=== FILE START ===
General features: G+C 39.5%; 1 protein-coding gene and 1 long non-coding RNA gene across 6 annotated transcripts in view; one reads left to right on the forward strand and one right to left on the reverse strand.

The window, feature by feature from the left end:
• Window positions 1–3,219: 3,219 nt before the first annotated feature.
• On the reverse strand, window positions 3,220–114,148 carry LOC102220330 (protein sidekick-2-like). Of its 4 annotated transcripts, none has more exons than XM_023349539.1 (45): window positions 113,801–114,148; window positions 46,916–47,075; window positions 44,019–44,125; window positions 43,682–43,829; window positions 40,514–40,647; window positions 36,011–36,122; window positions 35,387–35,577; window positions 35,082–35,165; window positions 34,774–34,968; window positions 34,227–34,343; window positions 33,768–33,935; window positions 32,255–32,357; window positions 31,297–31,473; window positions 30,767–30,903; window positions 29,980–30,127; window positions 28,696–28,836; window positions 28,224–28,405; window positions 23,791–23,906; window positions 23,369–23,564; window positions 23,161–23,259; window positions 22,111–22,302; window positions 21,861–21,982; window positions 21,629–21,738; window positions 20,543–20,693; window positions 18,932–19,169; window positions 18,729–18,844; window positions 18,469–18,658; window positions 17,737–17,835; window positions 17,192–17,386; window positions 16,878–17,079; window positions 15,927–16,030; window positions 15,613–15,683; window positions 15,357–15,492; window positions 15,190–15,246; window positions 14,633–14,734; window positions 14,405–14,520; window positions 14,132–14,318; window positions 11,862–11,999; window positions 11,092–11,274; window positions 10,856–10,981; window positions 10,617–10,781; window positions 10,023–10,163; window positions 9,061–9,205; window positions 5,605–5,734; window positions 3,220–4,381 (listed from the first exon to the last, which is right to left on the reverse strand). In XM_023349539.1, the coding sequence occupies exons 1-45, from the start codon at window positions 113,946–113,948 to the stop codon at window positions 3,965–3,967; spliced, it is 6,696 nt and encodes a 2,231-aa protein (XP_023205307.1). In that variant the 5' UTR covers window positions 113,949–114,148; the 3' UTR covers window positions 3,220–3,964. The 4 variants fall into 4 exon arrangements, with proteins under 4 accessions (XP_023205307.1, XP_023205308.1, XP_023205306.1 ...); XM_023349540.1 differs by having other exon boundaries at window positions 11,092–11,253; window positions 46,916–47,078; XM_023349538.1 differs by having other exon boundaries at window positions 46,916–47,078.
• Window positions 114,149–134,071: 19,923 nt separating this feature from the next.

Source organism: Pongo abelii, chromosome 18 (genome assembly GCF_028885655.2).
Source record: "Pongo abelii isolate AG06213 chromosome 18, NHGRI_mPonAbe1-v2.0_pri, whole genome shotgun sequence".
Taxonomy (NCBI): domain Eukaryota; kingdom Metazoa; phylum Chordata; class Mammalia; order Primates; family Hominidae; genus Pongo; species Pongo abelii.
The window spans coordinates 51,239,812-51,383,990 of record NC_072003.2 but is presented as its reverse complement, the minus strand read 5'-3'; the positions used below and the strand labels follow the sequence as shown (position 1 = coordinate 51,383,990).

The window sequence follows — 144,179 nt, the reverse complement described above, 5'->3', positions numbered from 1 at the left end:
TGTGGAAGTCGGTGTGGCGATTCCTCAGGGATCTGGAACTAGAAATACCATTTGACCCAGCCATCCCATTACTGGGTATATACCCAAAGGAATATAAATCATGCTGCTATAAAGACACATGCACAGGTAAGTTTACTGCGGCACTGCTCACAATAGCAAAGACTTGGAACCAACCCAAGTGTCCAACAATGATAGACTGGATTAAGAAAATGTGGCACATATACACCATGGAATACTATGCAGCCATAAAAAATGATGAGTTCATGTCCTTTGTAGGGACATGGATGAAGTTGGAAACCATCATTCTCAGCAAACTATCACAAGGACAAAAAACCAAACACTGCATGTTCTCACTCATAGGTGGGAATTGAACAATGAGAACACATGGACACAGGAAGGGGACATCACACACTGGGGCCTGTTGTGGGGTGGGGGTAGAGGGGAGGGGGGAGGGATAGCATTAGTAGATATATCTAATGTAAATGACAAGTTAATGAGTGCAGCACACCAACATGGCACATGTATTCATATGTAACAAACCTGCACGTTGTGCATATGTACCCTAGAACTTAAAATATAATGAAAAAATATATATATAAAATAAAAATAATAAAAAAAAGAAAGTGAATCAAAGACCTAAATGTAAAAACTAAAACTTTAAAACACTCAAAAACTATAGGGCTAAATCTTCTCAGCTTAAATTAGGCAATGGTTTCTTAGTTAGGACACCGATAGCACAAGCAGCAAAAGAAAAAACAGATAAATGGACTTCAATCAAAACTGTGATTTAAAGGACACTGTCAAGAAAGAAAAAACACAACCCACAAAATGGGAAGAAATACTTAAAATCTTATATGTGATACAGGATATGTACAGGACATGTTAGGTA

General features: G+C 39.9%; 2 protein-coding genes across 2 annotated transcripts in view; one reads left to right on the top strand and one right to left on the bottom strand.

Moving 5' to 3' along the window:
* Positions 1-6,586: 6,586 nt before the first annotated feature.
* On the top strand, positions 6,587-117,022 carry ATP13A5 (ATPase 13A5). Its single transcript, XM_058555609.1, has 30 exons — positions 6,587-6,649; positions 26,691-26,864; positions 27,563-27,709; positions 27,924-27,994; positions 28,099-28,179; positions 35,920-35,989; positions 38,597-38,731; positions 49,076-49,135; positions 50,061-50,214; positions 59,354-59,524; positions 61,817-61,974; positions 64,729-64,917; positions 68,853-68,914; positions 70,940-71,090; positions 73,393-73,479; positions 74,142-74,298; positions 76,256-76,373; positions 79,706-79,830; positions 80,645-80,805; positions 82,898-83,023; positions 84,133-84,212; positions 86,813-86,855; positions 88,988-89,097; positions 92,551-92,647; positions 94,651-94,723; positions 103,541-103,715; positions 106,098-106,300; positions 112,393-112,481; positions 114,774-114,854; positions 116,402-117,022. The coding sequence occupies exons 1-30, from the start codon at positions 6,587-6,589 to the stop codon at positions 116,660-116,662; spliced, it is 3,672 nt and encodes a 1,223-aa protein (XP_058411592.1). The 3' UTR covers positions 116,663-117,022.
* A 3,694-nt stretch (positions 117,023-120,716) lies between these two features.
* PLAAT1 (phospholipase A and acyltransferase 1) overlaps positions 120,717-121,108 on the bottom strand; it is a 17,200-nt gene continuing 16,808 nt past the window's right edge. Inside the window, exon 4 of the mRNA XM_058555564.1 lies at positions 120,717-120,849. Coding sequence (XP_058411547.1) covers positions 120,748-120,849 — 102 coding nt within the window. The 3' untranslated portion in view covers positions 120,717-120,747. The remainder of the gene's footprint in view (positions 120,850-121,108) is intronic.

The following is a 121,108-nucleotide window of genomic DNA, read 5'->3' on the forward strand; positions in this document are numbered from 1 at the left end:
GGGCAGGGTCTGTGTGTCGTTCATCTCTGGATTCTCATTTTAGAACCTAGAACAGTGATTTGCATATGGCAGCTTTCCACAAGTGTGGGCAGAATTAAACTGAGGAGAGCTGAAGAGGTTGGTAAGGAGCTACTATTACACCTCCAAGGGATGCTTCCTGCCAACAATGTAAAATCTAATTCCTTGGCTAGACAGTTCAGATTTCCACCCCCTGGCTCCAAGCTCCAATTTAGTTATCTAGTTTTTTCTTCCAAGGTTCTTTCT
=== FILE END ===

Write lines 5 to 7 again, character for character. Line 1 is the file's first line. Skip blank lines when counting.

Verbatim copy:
• Window positions 114,149–134,071: 19,923 nt separating this feature from the next.

Source organism: Pongo abelii, chromosome 18 (genome assembly GCF_028885655.2).
Source record: "Pongo abelii isolate AG06213 chromosome 18, NHGRI_mPonAbe1-v2.0_pri, whole genome shotgun sequence".